Originally posted by mikesingh
Were there any extraordinary feats performed by the astronauts on the Moon having a gravity of just 1/6th that of Earth’s? No. Well, there should
have been considering that a 180-pound man would weigh a mere 30 pounds on the Moon!
What kind of "extraordinary feats" are you looking for? Jumping high? They did that. Armstrong jumped up from the ground to the third step of the LM
ladder. That's about 5 to 6 feet. He also stated that there was a tendancy to tip over backwards (due to the PLSS on the back) and decided that it
wasn't worth risking ones life. An astronaut on a different mission (I forget which one at the moment) did some free standing jumps. He got up to
about 4 feet, but again, due to the PLSS on his back which affects ones center of mass. He tipped over and landed on his back. He was very lucky that
no damage happened to his PLSS.
Also, astronauts weighed more than 180lbs. With a fully loaded space suit they were about 300lbs which is about 50lbs on the Moon. And don't forget
that they still have 300lbs of mass
regardless of the amount of gravity. And when you're comparing how high some one jumps on Earth to that of
the astronauts on the Moon. Are you comparing it to some one wearing the same space suit on Earth? It would only be fair, since those suits are heavy,
bulky and stiff.
With 1/6th gravity, the dust plumes should have gone some 60 feet high and floated off behind for a considerable distance, but they’re less
than 10 feet high and hit the surface almost immediately! And dust ‘waves’ produced in the wake of the buggy can only be produced in an
environment having an atmosphere!
What leads you to believe that the plumes should have been 60 feet high? What calculations lead you to that conclusion?
The fact that the dust returned to the ground shows that there is indeed no atmosphere (or not enough of one) to affect the particles of dust. If
there were an atmosphere, the dust would have remained suspended in it, like it would on Earth. But it all falls with no atmospheric resistance. The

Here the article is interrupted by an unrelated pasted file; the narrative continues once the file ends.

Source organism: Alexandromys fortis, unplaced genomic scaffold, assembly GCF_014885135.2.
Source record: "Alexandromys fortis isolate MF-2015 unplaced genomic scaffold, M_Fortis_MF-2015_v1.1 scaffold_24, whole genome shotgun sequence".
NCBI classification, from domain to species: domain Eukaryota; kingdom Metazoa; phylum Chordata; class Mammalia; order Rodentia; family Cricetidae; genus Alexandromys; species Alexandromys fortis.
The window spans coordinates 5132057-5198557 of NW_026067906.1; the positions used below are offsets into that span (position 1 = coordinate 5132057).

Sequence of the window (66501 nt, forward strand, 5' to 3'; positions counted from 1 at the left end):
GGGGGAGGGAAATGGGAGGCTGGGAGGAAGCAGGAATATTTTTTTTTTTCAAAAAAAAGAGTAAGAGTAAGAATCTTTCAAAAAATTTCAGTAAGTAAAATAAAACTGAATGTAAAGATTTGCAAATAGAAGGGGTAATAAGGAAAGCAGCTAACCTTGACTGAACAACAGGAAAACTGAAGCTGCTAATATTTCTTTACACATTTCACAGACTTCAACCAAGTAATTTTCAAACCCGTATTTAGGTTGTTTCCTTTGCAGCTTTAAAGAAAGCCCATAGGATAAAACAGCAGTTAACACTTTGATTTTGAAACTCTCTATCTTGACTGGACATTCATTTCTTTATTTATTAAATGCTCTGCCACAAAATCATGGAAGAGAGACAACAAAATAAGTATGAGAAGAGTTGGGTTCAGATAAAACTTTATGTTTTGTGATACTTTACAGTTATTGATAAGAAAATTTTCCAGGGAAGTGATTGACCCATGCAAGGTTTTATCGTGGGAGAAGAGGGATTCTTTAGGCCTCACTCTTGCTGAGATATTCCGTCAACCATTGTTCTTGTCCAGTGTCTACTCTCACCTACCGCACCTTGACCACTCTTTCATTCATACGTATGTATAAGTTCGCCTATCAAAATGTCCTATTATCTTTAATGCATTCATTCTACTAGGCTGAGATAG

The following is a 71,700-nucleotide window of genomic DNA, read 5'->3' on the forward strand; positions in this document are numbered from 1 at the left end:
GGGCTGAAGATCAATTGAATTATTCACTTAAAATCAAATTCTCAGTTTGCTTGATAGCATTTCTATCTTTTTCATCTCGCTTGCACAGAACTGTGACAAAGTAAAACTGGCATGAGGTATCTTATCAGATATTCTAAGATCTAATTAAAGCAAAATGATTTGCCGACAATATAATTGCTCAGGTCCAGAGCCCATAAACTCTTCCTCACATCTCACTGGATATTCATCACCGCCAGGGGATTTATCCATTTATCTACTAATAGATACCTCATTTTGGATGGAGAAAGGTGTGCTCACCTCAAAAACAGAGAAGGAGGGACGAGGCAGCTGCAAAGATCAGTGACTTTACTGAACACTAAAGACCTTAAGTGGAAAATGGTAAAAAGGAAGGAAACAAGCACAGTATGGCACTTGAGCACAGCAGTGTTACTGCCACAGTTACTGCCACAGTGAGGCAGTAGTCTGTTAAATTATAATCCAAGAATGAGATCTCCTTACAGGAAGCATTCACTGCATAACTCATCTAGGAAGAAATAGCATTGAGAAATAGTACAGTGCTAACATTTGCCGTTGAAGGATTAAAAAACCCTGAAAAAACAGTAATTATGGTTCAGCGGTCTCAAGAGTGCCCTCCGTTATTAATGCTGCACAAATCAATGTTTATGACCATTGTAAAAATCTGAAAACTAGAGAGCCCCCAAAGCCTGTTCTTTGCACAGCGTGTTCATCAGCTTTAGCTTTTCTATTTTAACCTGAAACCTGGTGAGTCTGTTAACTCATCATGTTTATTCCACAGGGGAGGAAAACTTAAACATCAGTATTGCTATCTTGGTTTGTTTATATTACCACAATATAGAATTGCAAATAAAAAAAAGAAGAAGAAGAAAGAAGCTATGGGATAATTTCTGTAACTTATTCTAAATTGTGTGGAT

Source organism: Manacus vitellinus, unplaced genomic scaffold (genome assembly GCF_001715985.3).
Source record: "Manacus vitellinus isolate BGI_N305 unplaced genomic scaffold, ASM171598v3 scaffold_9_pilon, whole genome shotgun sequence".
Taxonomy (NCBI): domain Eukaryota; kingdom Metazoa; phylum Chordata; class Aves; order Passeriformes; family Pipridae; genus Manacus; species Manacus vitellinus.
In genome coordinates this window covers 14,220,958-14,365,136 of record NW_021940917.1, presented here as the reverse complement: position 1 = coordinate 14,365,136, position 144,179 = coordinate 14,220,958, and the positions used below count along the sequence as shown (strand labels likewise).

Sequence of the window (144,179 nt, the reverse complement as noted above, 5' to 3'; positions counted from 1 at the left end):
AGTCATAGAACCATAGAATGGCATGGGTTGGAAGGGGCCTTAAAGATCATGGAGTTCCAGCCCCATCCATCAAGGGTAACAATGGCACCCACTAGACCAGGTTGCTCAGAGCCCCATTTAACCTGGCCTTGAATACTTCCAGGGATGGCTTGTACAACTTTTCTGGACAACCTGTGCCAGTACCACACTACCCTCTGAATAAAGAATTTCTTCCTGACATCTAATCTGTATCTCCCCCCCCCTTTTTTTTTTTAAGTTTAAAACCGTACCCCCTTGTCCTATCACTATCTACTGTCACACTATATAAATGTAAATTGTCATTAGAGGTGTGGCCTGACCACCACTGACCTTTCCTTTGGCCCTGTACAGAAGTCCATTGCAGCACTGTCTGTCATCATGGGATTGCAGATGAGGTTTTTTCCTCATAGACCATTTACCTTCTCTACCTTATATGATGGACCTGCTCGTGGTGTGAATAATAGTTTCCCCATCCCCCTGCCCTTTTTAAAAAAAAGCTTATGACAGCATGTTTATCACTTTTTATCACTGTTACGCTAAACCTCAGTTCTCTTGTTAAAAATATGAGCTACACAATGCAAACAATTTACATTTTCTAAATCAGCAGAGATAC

dust "waves" have nothing to do with an atmosphere. They're caused by the rover bouncing up and down as it drives over the bumpy surface.
You can clearly see that the rover is bouncing as it's moving and the tires kick up more dust when they dig into the ground more, creating "waves".
Have you ever witnessed a car driving down a dirt road? The dust clouds and billows and remains suspended in the air for a while. It looks nothing
like what's shown in the video of the Rover.
It would have been impossible to have a water cooled space suit on the Moon, when outside temperature was already at boiling point of water,
there would be no where for the heat to dissipate. But water cooled suits are a viable proposition in an environment where atmosphere is
Wow... where to begin...
When you say the outside temperature is already at the boiling point of water. What are you referring to exactly? Surely not the vacuum of space,
which has no temperature. Were you referring to the surface
temperature Moon? If so, how does surface effect the water cooled suits?
The water cooled suits worked by sublimation. The water in the suit is allowed to seep through a pourus metal plate into the vacuum of space, where it
freezes onto some coils of tubing. Water that's pumped through the coils is cooled by the ice and the ice sublimates (going directly from a solid to
a gas) into the vacuum of space, taking the heat away with it.
This method of cooling is a space standard. To deny that the Apollo water cooling system doesn't work. You'd also have to be denying that Russian
space suits, the MIR space station, the Space Shuttle and any other vehicle that uses this cooling method, ever worked.
Anyway, my time is limited, I'll leave it at that for now.